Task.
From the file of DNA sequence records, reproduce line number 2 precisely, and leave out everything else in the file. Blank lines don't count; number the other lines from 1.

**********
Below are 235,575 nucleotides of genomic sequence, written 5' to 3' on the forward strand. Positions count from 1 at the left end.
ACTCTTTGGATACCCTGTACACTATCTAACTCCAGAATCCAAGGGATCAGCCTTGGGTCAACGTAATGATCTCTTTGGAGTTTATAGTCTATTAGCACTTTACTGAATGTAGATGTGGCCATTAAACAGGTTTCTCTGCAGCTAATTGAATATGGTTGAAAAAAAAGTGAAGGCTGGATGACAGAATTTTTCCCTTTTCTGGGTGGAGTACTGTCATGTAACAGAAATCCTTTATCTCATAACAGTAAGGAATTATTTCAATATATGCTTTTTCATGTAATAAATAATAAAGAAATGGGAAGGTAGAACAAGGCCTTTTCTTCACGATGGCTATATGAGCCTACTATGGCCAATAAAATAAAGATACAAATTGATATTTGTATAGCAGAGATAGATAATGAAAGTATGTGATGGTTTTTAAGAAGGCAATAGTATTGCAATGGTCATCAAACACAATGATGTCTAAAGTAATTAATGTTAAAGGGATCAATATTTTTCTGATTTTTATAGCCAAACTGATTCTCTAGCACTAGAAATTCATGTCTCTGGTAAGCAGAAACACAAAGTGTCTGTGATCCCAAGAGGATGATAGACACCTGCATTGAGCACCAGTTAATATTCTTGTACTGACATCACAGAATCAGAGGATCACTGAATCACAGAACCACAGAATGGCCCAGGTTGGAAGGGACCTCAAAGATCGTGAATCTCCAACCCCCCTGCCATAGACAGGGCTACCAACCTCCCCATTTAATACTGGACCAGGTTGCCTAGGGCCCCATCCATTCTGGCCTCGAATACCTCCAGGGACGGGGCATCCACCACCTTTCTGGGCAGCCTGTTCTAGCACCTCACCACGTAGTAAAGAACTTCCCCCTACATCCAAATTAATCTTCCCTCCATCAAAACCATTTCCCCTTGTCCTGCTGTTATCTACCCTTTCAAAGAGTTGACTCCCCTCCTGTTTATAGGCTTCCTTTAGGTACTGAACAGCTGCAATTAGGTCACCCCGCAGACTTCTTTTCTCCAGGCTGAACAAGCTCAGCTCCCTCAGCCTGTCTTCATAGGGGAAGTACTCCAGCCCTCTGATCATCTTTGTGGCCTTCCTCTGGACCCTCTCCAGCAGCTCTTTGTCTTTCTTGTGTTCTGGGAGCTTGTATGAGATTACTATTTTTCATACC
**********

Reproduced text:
ACTCTTTGGATACCCTGTACACTATCTAACTCCAGAATCCAAGGGATCAGCCTTGGGTCAACGTAATGATCTCTTTGGAGTTTATAGTCTATTAGCACTTTACTGAATGTAGATGTGGCCATTAAACAGGTTTCTCTGCAGCTAATTGAATATGGTTGAAAAAAAAGTGAAGGCTGGATGACAGAATTTTTCCCTTTTCTGGGTGGAGTACTGTCATGTAACAGAAATCCTTTATCTCATAACAGTAAGGAATTATTTCAATATATGCTTTTTCATGTAATAAATAATAAAGAAATGGGAAGGTAGAACAAGGCCTTTTCTTCACGATGGCTATATGAGCCTACTATGGCCAATAAAATAAAGATACAAATTGATATTTGTATAGCAGAGATAGATAATGAAAGTATGTGATGGTTTTTAAGAAGGCAATAGTATTGCAATGGTCATCAAACACAATGATGTCTAAAGTAATTAATGTTAAAGGGATCAATATTTTTCTGATTTTTATAGCCAAACTGATTCTCTAGCACTAGAAATTCATGTCTCTGGTAAGCAGAAACACAAAGTGTCTGTGATCCCAAGAGGATGATAGACACCTGCATTGAGCACCAGTTAATATTCTTGTACTGACATCACAGAATCAGAGGATCACTGAATCACAGAACCACAGAATGGCCCAGGTTGGAAGGGACCTCAAAGATCGTGAATCTCCAACCCCCCTGCCATAGACAGGGCTACCAACCTCCCCATTTAATACTGGACCAGGTTGCCTAGGGCCCCATCCATTCTGGCCTCGAATACCTCCAGGGACGGGGCATCCACCACCTTTCTGGGCAGCCTGTTCTAGCACCTCACCACGTAGTAAAGAACTTCCCCCTACATCCAAATTAATCTTCCCTCCATCAAAACCATTTCCCCTTGTCCTGCTGTTATCTACCCTTTCAAAGAGTTGACTCCCCTCCTGTTTATAGGCTTCCTTTAGGTACTGAACAGCTGCAATTAGGTCACCCCGCAGACTTCTTTTCTCCAGGCTGAACAAGCTCAGCTCCCTCAGCCTGTCTTCATAGGGGAAGTACTCCAGCCCTCTGATCATCTTTGTGGCCTTCCTCTGGACCCTCTCCAGCAGCTCTTTGTCTTTCTTGTGTTCTGGGAGCTTGTATGAGATTACTATTTTTCATACC